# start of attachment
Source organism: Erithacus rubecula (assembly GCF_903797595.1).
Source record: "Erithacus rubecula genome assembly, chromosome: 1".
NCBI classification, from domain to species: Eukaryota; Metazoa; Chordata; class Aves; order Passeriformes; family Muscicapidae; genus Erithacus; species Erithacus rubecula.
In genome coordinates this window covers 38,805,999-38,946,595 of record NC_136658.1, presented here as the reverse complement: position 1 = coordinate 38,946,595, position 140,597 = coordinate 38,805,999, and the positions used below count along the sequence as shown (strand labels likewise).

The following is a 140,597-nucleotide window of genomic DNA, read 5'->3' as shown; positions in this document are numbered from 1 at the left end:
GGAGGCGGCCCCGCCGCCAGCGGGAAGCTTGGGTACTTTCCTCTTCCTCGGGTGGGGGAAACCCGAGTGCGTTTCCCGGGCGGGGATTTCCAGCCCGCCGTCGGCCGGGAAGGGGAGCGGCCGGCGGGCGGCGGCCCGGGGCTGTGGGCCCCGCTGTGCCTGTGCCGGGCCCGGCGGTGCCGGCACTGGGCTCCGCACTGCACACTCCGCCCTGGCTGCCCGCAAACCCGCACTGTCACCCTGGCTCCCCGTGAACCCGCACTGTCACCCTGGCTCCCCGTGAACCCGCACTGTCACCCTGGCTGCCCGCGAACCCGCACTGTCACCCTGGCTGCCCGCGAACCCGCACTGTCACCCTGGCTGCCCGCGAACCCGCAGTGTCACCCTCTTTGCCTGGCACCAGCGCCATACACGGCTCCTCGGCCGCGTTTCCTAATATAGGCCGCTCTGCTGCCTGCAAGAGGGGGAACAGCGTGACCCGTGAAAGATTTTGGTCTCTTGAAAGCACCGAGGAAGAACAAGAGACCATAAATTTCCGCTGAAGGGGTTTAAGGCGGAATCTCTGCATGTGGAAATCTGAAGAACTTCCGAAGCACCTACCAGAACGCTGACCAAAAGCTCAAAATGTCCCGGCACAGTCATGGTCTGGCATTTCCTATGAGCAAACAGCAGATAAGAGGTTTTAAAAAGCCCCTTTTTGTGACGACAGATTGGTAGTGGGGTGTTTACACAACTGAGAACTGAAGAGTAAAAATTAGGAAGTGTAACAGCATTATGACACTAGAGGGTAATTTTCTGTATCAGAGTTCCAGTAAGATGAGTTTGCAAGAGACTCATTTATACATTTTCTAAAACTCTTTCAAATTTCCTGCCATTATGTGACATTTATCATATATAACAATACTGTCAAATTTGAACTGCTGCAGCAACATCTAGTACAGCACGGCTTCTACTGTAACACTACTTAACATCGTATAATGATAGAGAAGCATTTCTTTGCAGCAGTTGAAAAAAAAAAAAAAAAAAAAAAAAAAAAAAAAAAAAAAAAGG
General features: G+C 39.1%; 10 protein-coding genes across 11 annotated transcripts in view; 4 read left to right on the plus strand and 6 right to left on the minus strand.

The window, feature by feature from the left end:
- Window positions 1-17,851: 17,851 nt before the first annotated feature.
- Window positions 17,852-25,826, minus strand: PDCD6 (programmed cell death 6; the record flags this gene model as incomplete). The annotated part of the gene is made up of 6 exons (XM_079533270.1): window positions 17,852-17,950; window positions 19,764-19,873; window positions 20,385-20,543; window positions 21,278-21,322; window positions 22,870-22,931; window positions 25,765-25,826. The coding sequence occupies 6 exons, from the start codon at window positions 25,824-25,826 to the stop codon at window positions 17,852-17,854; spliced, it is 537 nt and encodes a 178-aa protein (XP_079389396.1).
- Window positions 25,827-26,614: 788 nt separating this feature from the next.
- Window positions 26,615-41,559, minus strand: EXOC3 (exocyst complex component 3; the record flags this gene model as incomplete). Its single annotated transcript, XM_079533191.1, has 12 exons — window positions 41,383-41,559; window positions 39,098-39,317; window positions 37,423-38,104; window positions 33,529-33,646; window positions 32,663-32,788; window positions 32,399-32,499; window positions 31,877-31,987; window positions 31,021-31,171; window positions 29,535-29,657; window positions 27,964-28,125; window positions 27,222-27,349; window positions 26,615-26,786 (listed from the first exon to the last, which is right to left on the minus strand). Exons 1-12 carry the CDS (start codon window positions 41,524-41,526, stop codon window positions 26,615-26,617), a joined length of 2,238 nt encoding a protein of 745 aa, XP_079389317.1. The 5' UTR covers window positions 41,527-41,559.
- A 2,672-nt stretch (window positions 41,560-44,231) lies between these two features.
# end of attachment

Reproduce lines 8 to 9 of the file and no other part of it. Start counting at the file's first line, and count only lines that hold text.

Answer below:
The window, feature by feature from the left end:
- Window positions 1-17,851: 17,851 nt before the first annotated feature.